"PAMPERED" is how most of the mothers, grandmothers and aunts described the lavish beauty treatments they received during a Mother's Day celebration by South Carroll High School's cosmetology department.
In honor of the holiday, cosmetology students invited their mothers or other female relatives to the school Monday morning for complimentary beauty treatments. The women were treated to facials, scalp treatments, manicures and haircuts.
Teachers Vicki Gardner and Pat Newcomer started the popular Mother's Day tradition when they began teaching cosmetology at the school 21 years ago. The event has become so popular that its arrival is anticipated each year.
"I'm an adoptive mother today," said Ann Becker, whose daughter Ann finished the program in January and recently passed her state cosmetology licensing exam. With her hair freshly styled by a student operator, Becker said she plans to return every year.
Enjoying a pedicure, Pam Parkhill was the picture of relaxation as daughter Marla massaged her feet.
"Fixing hair is great, but this, my daughter rubbing my feet, this is nice," Parkhill said. "It's really nice to have a Mother's Day program.
"It's a great time to sit back and catch up on the news with your daughter," she said.
Beth William's grandmother Joyce Spinelli traveled from Pennsylvania for beauty treatments from her granddaughter.
As she waited for her green cucumber facial mask to dry, Spinelli said, "It's wonderful to be pampered by your granddaughter, especially to have an up-and-coming professional do this."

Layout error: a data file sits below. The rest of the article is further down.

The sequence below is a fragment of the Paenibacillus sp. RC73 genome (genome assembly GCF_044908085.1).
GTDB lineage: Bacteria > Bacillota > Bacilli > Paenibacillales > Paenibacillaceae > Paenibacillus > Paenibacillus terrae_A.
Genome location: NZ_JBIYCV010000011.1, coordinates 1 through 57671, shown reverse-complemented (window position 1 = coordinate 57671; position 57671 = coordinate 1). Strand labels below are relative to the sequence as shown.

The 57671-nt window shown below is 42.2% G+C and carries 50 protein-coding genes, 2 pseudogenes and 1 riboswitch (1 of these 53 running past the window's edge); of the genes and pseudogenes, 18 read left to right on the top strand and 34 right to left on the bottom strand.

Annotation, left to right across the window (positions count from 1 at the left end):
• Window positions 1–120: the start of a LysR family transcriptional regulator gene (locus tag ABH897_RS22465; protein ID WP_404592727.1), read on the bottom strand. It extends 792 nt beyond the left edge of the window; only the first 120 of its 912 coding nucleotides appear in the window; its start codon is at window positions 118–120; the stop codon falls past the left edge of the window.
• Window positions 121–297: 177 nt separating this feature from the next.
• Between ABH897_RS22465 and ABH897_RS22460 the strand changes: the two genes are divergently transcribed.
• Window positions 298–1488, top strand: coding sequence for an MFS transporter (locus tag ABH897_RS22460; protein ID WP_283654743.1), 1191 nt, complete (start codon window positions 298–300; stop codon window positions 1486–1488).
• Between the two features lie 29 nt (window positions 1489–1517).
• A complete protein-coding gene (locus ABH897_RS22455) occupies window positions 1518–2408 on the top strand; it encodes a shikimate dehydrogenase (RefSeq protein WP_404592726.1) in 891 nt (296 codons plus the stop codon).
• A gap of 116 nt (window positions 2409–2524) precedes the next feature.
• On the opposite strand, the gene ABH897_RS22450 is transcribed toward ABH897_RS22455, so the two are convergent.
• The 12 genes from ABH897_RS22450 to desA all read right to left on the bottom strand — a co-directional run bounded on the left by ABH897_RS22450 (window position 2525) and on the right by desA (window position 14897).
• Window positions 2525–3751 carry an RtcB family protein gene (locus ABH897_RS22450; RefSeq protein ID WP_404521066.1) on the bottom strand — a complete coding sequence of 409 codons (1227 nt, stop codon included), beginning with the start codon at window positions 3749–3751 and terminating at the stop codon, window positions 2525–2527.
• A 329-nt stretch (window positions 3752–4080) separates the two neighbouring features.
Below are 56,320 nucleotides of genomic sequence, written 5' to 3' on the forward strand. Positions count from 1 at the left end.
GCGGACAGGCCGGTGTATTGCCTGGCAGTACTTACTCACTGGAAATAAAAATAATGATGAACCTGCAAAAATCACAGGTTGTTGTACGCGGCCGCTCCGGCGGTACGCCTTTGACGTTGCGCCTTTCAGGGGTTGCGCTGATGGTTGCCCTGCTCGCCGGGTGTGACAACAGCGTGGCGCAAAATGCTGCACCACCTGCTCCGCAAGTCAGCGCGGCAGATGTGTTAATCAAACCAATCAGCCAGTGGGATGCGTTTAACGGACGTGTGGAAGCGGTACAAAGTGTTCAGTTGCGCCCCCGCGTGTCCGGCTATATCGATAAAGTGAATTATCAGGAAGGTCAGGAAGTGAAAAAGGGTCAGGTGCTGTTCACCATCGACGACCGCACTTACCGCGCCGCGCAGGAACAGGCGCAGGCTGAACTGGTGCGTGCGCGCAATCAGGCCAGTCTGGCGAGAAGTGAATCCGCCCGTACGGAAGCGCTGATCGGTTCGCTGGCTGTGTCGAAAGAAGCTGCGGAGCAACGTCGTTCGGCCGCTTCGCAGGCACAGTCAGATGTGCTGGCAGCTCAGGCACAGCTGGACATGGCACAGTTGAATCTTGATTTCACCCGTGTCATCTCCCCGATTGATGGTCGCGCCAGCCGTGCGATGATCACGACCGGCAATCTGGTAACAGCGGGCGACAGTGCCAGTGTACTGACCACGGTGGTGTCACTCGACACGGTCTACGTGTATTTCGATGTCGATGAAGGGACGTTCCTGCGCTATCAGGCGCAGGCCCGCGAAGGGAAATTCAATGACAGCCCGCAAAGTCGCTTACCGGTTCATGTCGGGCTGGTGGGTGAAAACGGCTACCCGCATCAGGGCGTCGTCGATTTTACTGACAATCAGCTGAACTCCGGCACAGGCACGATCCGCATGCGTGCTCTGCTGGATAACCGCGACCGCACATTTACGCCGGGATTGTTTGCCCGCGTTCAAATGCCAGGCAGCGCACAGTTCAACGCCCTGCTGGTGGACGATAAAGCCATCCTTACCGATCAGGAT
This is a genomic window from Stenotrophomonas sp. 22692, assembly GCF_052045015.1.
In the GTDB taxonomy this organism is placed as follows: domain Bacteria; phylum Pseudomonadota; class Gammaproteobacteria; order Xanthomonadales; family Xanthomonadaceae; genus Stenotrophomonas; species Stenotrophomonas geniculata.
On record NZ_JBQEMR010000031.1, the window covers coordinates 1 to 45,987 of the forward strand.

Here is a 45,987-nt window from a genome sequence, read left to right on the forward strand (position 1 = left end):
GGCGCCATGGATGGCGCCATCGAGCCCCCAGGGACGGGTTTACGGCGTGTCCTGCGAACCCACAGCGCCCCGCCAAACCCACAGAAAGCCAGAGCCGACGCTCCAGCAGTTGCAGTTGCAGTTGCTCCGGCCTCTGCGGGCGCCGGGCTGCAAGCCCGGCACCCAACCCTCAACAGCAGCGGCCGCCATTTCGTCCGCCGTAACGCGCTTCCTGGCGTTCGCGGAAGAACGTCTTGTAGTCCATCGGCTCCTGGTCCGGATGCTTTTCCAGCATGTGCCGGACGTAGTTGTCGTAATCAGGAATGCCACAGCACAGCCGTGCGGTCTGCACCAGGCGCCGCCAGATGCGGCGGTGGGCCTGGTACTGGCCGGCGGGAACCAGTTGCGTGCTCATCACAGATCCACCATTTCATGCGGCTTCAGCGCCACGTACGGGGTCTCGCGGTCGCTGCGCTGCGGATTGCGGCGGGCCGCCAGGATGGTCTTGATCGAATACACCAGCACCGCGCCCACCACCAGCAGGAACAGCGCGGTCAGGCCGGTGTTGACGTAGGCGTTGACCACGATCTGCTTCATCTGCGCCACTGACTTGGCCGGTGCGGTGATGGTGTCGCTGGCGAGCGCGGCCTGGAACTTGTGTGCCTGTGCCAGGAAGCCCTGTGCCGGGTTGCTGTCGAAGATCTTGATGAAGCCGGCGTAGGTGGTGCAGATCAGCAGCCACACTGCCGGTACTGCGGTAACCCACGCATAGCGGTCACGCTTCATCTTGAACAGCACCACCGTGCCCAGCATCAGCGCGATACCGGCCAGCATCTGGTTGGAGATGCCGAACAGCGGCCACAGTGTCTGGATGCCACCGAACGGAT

Vicki Stroup was treated to a manicure by junior Tricia Cook. A professional hair stylist, Stroup recalled her high school cosmetology classes and said things haven't changed much.
She enjoyed reversing the roles of stylist and client for the day. "It's so relaxing," she said.
Stroup's daughter, Kari, invited her aunt, Lynn Pack, for a morning of pampering.
"I've never had the full works before," Pack said. "I'm going to definitely want it again."
For the time being, Kari prefers doing facials and scalp treatments -- cutting hair makes her a little nervous. She said she likes to practice on her mother. That way if she messes up, it's OK.
Cosmetology students must complete 1,500 hours of classroom training in all areas of beauty culture, including chemistry, anatomy and light therapy, before they are eligible to take the state licensing examination.
After completing 350 hours of training, students work on the public in a classroom setting.
The cosmetology department holds clinic hours from 8: 15 a.m. to 11: 30 a.m. Thursdays and Fridays during the school year. Nominal fees cover the cost of supplies.
A spring event
What better way to celebrate spring than at the annual Mount Airy Spring Fling, from 10 a.m. to 4 p.m. tomorrow in the downtown area of Main Street.
The event, sponsored by the Mount Airy Beautification Commission, will feature local nurseries, crafts and area business displays. Dancing and singing will be performed throughout the day by local groups.
A martial arts demonstration, environmental and safety displays, a farmers' market, face painting and free legal advice will also be featured.
A children's area will include games, crafts and a petting zoo.
Civic groups and leaders will explain their roles in the community, and town and military museums will be open.
Main Street, from Hood Street to Prospect Road, will be closed to traffic. Parking will be available in the municipal parking lot off Park Avenue and at the Firemen's Carnival Grounds, Route 27 and Twin Arch Road.
Free shuttle bus service from the carnival grounds will be provided by the Mount Airy Lions and Kiwanis clubs.
Locally grown produce, plants, baked goods and handmade crafts are among the items on sale at the Mount Airy Farmers' Market.
In its fourth year, the market is open 4: 30 p.m. to 8 p.m. Tuesdays through September on the F&M; Bank upper parking lot, Main Street and Prospect Road.
Market coordinator Mary Hershelman said a good selection will be available.
Christy Kruhm's Southwest Neighbors column appears each Friday in the Carroll County edition of The Sun.
Pub Date: 5/15/98